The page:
As part of our work to amplify the important work in the Wellbeing Economy movement, these WEAll Weekly Update blogs will share some of the latest and greatest updates from our membership and beyond. Please use the comment box to share any relevant updates from this week and keep the conversation going!
“It would seem then that, ultimately, we each have to serve as judge and jury for our own actions. And that cannot happen unless we develop an affection for Nature and its processes. As that affection can flourish only if we each develop an appreciation of Nature’s workings, the Review ends with a plea that our education systems should introduce Nature studies from the earliest stages of our lives, and revisit them in the years we spend in secondary and tertiary education. The conclusion we should draw from this is unmistakable: if we care about our common future and the common future of our descendants, we should all in part be naturalists.”
“Join organisations from across the UK, advocating for a better future for people and planet, have come together in this new coalition. We want to bring people together to tackle these crises by taking individual actions, by supporting others and by asking decision-makers to act.”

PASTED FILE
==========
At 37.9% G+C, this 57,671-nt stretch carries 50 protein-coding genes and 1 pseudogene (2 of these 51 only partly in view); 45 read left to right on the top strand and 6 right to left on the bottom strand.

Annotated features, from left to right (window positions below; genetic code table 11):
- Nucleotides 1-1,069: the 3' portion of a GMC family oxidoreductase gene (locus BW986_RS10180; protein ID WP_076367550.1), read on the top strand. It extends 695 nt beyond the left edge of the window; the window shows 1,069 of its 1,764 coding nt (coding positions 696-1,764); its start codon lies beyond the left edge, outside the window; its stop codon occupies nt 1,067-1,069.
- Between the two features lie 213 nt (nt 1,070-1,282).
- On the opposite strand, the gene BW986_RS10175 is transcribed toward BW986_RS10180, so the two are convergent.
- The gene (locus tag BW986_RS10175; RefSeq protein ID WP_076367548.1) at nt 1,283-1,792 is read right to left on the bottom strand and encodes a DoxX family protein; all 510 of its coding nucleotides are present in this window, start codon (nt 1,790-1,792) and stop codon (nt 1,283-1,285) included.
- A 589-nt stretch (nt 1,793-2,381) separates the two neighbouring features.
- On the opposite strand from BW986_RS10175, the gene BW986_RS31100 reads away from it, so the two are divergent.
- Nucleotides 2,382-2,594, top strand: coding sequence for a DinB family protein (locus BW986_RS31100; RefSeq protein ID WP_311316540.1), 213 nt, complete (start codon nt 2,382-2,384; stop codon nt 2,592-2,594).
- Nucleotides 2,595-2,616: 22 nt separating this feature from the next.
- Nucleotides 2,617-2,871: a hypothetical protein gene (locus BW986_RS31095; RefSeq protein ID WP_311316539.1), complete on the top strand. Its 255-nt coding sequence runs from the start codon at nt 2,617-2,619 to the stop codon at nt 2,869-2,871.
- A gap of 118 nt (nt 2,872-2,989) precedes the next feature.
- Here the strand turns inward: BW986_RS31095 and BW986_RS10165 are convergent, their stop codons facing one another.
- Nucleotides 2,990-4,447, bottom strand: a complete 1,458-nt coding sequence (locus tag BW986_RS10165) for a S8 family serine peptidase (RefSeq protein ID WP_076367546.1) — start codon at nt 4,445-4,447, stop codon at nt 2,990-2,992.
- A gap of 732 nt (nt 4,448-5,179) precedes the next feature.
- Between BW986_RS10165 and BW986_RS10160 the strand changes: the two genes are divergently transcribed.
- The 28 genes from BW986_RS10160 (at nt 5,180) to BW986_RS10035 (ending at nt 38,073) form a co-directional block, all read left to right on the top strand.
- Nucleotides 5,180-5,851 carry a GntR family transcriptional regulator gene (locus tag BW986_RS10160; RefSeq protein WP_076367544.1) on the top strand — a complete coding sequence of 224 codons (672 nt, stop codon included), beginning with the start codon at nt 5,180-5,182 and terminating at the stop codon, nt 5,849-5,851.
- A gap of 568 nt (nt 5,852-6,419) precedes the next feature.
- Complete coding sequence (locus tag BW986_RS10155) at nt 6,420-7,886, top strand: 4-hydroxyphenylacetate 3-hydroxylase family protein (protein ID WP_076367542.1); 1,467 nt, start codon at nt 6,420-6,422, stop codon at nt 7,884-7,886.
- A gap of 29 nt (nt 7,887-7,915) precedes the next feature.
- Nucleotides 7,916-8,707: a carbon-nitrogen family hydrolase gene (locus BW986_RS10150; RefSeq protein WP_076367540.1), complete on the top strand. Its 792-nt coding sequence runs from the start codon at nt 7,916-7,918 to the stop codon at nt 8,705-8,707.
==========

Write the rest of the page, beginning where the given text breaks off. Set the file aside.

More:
“Resilient children are made, not born. Children become resilient as a result of the levels of stress and nurturing that they experience early on in life. If our early experiences are dysfunctional they will lead to changes in the way we respond and behave. The healthier the relationships a child has, the more likely he or she will be able to recover from trauma and thrive.”
“All Policies for a Healthy Europe is calling on the EU and its Member States to step up to the challenge and grasp the opportunity offered by the pandemic to effectively move beyond GDP as the main indicator for economic and all other policies”
“Why go back to an economy that treats many of our most essential workers so badly and which implicitly tolerates such inequalities? The economic systems of some countries generate insecurity, despair and loneliness, which spurs desperate searches for ways to cope, whether at the pill box or the ballot box.”